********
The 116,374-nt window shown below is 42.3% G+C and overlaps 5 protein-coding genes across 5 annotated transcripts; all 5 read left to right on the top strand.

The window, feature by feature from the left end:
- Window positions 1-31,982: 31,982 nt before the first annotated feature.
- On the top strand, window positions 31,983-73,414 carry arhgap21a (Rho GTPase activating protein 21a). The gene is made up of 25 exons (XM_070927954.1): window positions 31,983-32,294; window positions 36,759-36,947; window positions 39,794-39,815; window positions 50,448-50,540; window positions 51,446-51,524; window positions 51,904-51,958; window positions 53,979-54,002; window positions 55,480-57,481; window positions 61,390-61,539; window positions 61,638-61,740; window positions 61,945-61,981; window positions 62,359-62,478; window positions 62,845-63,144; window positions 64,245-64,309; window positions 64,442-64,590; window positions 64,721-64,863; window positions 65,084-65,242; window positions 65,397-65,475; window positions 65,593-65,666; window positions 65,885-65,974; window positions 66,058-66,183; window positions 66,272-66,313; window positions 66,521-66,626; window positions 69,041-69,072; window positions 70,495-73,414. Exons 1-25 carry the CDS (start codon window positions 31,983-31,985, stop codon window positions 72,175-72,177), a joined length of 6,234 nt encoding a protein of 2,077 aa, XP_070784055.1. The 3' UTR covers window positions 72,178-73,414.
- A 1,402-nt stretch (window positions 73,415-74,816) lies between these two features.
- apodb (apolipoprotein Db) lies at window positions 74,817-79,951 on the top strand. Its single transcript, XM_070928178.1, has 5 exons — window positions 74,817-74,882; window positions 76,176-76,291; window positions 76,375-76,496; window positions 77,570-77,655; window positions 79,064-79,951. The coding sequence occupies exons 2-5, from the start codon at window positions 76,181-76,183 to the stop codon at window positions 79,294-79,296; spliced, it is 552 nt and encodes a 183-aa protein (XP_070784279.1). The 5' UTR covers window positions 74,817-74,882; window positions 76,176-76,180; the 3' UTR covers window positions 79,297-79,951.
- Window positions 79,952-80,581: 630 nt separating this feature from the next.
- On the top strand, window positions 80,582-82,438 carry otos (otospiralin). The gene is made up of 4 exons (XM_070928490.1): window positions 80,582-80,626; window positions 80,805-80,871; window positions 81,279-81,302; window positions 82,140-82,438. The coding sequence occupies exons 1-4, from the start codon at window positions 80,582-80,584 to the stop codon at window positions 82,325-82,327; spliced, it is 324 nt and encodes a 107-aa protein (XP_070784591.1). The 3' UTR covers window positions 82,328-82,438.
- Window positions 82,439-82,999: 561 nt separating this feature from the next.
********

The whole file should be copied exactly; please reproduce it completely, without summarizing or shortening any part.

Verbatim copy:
The 116,374-nt window shown below is 42.3% G+C and overlaps 5 protein-coding genes across 5 annotated transcripts; all 5 read left to right on the top strand.

The window, feature by feature from the left end:
- Window positions 1-31,982: 31,982 nt before the first annotated feature.
- On the top strand, window positions 31,983-73,414 carry arhgap21a (Rho GTPase activating protein 21a). The gene is made up of 25 exons (XM_070927954.1): window positions 31,983-32,294; window positions 36,759-36,947; window positions 39,794-39,815; window positions 50,448-50,540; window positions 51,446-51,524; window positions 51,904-51,958; window positions 53,979-54,002; window positions 55,480-57,481; window positions 61,390-61,539; window positions 61,638-61,740; window positions 61,945-61,981; window positions 62,359-62,478; window positions 62,845-63,144; window positions 64,245-64,309; window positions 64,442-64,590; window positions 64,721-64,863; window positions 65,084-65,242; window positions 65,397-65,475; window positions 65,593-65,666; window positions 65,885-65,974; window positions 66,058-66,183; window positions 66,272-66,313; window positions 66,521-66,626; window positions 69,041-69,072; window positions 70,495-73,414. Exons 1-25 carry the CDS (start codon window positions 31,983-31,985, stop codon window positions 72,175-72,177), a joined length of 6,234 nt encoding a protein of 2,077 aa, XP_070784055.1. The 3' UTR covers window positions 72,178-73,414.
- A 1,402-nt stretch (window positions 73,415-74,816) lies between these two features.
- apodb (apolipoprotein Db) lies at window positions 74,817-79,951 on the top strand. Its single transcript, XM_070928178.1, has 5 exons — window positions 74,817-74,882; window positions 76,176-76,291; window positions 76,375-76,496; window positions 77,570-77,655; window positions 79,064-79,951. The coding sequence occupies exons 2-5, from the start codon at window positions 76,181-76,183 to the stop codon at window positions 79,294-79,296; spliced, it is 552 nt and encodes a 183-aa protein (XP_070784279.1). The 5' UTR covers window positions 74,817-74,882; window positions 76,176-76,180; the 3' UTR covers window positions 79,297-79,951.
- Window positions 79,952-80,581: 630 nt separating this feature from the next.
- On the top strand, window positions 80,582-82,438 carry otos (otospiralin). The gene is made up of 4 exons (XM_070928490.1): window positions 80,582-80,626; window positions 80,805-80,871; window positions 81,279-81,302; window positions 82,140-82,438. The coding sequence occupies exons 1-4, from the start codon at window positions 80,582-80,584 to the stop codon at window positions 82,325-82,327; spliced, it is 324 nt and encodes a 107-aa protein (XP_070784591.1). The 3' UTR covers window positions 82,328-82,438.
- Window positions 82,439-82,999: 561 nt separating this feature from the next.